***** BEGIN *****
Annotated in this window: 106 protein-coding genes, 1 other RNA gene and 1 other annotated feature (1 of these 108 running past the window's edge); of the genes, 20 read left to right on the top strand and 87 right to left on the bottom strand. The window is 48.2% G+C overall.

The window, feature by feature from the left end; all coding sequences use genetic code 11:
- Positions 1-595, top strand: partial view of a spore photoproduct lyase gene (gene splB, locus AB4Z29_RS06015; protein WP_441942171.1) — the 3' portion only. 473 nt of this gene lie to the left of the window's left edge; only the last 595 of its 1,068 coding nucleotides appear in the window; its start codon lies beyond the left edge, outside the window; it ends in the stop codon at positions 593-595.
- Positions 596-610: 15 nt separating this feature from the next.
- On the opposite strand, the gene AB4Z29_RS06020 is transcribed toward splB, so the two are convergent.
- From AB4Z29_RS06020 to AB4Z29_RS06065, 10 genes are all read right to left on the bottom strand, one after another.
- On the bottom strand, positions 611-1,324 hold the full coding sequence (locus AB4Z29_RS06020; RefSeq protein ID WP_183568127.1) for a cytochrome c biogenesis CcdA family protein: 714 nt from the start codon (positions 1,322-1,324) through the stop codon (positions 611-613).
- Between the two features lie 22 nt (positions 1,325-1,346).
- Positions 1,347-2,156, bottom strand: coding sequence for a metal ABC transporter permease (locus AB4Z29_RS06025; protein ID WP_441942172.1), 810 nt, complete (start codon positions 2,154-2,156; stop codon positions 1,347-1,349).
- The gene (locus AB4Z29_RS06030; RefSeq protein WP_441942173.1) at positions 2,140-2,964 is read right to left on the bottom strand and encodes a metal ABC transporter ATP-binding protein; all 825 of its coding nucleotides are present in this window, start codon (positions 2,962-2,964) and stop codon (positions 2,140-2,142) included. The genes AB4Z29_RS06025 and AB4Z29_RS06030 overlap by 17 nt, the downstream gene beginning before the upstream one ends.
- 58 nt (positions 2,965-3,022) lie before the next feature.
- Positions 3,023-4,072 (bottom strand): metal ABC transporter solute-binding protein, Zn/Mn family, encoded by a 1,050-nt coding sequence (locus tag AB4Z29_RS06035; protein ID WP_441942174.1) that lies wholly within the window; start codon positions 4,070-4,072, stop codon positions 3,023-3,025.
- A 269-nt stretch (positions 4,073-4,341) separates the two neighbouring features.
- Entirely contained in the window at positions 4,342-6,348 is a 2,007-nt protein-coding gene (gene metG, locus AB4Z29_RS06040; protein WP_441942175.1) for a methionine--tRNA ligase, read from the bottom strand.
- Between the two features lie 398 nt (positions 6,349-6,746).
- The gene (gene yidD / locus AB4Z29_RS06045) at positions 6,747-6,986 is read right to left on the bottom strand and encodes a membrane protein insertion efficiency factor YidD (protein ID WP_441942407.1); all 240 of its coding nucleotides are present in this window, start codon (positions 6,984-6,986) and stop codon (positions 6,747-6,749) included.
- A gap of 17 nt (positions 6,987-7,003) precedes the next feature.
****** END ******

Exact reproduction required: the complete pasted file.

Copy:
Annotated in this window: 106 protein-coding genes, 1 other RNA gene and 1 other annotated feature (1 of these 108 running past the window's edge); of the genes, 20 read left to right on the top strand and 87 right to left on the bottom strand. The window is 48.2% G+C overall.

The window, feature by feature from the left end; all coding sequences use genetic code 11:
- Positions 1-595, top strand: partial view of a spore photoproduct lyase gene (gene splB, locus AB4Z29_RS06015; protein WP_441942171.1) — the 3' portion only. 473 nt of this gene lie to the left of the window's left edge; only the last 595 of its 1,068 coding nucleotides appear in the window; its start codon lies beyond the left edge, outside the window; it ends in the stop codon at positions 593-595.
- Positions 596-610: 15 nt separating this feature from the next.
- On the opposite strand, the gene AB4Z29_RS06020 is transcribed toward splB, so the two are convergent.
- From AB4Z29_RS06020 to AB4Z29_RS06065, 10 genes are all read right to left on the bottom strand, one after another.
- On the bottom strand, positions 611-1,324 hold the full coding sequence (locus AB4Z29_RS06020; RefSeq protein ID WP_183568127.1) for a cytochrome c biogenesis CcdA family protein: 714 nt from the start codon (positions 1,322-1,324) through the stop codon (positions 611-613).
- Between the two features lie 22 nt (positions 1,325-1,346).
- Positions 1,347-2,156, bottom strand: coding sequence for a metal ABC transporter permease (locus AB4Z29_RS06025; protein ID WP_441942172.1), 810 nt, complete (start codon positions 2,154-2,156; stop codon positions 1,347-1,349).
- The gene (locus AB4Z29_RS06030; RefSeq protein WP_441942173.1) at positions 2,140-2,964 is read right to left on the bottom strand and encodes a metal ABC transporter ATP-binding protein; all 825 of its coding nucleotides are present in this window, start codon (positions 2,962-2,964) and stop codon (positions 2,140-2,142) included. The genes AB4Z29_RS06025 and AB4Z29_RS06030 overlap by 17 nt, the downstream gene beginning before the upstream one ends.
- 58 nt (positions 2,965-3,022) lie before the next feature.
- Positions 3,023-4,072 (bottom strand): metal ABC transporter solute-binding protein, Zn/Mn family, encoded by a 1,050-nt coding sequence (locus tag AB4Z29_RS06035; protein ID WP_441942174.1) that lies wholly within the window; start codon positions 4,070-4,072, stop codon positions 3,023-3,025.
- A 269-nt stretch (positions 4,073-4,341) separates the two neighbouring features.
- Entirely contained in the window at positions 4,342-6,348 is a 2,007-nt protein-coding gene (gene metG, locus AB4Z29_RS06040; protein WP_441942175.1) for a methionine--tRNA ligase, read from the bottom strand.
- Between the two features lie 398 nt (positions 6,349-6,746).
- The gene (gene yidD / locus AB4Z29_RS06045) at positions 6,747-6,986 is read right to left on the bottom strand and encodes a membrane protein insertion efficiency factor YidD (protein ID WP_441942407.1); all 240 of its coding nucleotides are present in this window, start codon (positions 6,984-6,986) and stop codon (positions 6,747-6,749) included.
- A gap of 17 nt (positions 6,987-7,003) precedes the next feature.